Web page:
The FBFC is looking to partner with organizations around the community and city officials to begin discussions on how the expansion project can possibly incorporate units for housing, retail, a new parking deck and public space, among other ideas. “We’ve run the studies. We can see growth, but also limits,” Turner says. “The conversation has become: Is just a store the highest and best use? Can we do more? If we can find the right partners we can help address several economic woes.”

FBFC General Manager Bobby Sullivan concurs, saying, “We think we have a unique opportunity here to anchor this side of downtown to be everything local people want for the future of Asheville.”

The co-op has already let several organizations involved in housing and equity issues in on its vision, including Mountain Housing Opportunities, whose Vice President and Director of Community Investments, Cindy Visnich Weeks, is excited about the idea. “MHO is committed to visionary projects like this,” she says of the FBFC’s proposal. “They change the development paradigm while meeting the housing and economic development needs of our local citizens.”

While Weeks acknowledges that such grandiose projects can be more challenging to finance and build, she notes that “they are more sustainable and are always the ones we are proudest of.”

And according to Turner, the FBFC understands that the issues facing the community are complex and interconnected. “We can build all the affordable housing we want, but if we do so apart from food and transportation access, we have only band-aided the issue and created a new one.”

While the Co-op has proposed and implemented ideas to address some of the socioeconomic woes of their patrons and the surrounding community for years, including rooftop gardens, food donations and fulfilling needs in “food deserts” throughout the area, Turner says that, “ultimately, co-ops require volume to succeed and prosper. Any one of those ideas could have stretched us too thin in our lean state of $4 million [in] annual sales and 2-4 percent net profitability.”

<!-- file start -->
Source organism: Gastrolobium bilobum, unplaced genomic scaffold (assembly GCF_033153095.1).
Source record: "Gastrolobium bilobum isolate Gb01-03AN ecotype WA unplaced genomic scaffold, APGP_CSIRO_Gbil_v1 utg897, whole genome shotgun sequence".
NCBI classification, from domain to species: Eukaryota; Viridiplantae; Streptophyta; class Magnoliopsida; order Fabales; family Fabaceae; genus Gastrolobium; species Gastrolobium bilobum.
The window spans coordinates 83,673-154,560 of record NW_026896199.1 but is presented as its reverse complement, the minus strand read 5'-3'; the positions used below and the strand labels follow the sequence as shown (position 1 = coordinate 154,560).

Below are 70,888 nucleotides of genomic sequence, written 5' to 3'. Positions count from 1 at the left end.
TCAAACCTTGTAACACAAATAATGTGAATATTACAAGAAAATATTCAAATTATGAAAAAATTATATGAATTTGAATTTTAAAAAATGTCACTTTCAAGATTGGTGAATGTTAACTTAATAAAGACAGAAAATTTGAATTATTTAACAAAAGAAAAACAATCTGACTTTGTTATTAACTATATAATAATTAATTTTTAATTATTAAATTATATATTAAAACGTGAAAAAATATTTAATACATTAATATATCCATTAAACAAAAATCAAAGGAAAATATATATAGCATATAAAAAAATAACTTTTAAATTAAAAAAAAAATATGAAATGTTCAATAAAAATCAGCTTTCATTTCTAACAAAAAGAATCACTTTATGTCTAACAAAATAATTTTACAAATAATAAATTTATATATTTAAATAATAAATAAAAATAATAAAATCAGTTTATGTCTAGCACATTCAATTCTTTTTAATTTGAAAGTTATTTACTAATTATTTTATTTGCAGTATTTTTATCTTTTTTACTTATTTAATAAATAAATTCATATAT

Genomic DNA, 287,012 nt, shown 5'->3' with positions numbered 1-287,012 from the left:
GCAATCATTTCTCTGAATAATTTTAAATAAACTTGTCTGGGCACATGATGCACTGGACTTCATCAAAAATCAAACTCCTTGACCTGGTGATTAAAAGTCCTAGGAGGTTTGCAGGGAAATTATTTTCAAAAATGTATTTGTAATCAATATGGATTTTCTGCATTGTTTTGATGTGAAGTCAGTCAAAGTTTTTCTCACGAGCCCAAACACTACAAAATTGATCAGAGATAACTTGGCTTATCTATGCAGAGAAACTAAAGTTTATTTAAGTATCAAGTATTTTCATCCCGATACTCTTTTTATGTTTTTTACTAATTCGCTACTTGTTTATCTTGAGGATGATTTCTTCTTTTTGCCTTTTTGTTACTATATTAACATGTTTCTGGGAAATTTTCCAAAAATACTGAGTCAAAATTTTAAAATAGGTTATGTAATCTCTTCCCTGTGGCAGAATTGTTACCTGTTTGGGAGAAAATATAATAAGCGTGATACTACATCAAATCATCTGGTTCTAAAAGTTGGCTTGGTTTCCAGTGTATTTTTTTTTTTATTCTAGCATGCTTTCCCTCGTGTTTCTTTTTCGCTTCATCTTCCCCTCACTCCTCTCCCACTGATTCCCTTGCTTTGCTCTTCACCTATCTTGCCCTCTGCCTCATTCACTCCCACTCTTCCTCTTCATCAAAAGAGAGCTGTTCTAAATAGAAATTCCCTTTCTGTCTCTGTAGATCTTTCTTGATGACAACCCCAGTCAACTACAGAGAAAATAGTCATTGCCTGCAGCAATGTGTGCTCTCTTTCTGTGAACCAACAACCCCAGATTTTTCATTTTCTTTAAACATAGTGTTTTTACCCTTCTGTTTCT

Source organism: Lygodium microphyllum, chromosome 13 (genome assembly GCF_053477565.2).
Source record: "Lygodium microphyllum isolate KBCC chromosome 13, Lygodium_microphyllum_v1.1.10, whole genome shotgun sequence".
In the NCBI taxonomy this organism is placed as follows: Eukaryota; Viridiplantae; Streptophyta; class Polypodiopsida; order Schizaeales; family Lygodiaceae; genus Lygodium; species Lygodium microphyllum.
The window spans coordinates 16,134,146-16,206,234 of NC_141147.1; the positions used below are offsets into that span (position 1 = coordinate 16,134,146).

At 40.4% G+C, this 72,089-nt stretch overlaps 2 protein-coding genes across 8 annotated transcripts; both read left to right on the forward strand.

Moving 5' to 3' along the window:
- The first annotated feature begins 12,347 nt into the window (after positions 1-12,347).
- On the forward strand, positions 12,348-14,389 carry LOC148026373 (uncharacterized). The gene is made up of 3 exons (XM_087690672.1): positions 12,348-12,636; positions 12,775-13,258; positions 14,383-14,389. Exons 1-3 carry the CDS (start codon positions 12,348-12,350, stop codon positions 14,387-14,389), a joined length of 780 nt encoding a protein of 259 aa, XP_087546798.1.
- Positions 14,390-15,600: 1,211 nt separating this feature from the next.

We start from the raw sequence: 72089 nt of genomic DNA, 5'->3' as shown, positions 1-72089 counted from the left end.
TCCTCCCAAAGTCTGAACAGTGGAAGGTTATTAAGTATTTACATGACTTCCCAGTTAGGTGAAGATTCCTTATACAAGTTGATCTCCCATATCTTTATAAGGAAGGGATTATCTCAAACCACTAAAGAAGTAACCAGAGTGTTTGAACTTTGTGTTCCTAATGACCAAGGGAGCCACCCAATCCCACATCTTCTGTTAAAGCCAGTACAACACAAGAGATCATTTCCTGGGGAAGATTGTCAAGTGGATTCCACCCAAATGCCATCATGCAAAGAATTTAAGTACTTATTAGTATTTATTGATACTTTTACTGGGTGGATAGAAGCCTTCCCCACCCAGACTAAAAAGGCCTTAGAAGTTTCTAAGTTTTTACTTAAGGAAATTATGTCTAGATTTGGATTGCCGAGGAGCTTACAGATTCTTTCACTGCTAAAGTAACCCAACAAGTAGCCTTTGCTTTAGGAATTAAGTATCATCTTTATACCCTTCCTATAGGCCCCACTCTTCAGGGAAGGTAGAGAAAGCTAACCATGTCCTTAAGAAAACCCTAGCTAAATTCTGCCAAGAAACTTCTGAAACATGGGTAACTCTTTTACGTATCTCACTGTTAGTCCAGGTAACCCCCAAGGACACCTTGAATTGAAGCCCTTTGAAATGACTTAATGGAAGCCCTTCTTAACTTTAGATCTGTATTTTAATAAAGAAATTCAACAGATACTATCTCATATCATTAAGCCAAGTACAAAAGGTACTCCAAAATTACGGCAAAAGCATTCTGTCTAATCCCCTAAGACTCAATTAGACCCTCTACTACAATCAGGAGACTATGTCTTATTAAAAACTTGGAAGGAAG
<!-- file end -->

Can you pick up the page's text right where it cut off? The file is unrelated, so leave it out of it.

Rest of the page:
But she adds that Asheville residents’ unique focus on supporting local businesses and making conscious decisions in what they buy and where they shop presents an opportunity for the co-op to flourish even as it expands its scope. “We’d like to grow this co-op to $10 million or more in sales, create more jobs, support more producers and farms, keep food prices low for our community, and create a 2-4 percent net margin that provides enough cash flow to do the aforementioned dreams without putting the co-op at risk.”

The FBFC hopes to finalize its expansion plans in 2016 and begin construction sometime in 2017. “It’s such an exciting time for the co-op and the greater community of Asheville,” says Clare Schwartz, Outreach Coordinator for FBFC. “I invite you to become an owner and join our vision to support local, create healthy and sustainable jobs and relationships and, as our Global Ends Policy states, serve as a model of a sustainable business alternative that nurtures social and economic well-being.”

For more information on the French Broad Food Co-op, its current offerings and community programs and its proposals for expansion, check out frenchbroadfood.coop or see the official press release below.

Press release:

Downtown co-op issues development rfp for 60-100 block of Biltmore AVE, offers city opportunity to address several current economic woes

The Co-op to build bigger store on current site, seeks partners for housing, retail, offices, parking deck, public space, and a poses a radical question: Could a Co-op & City owned hotel help fund community needs?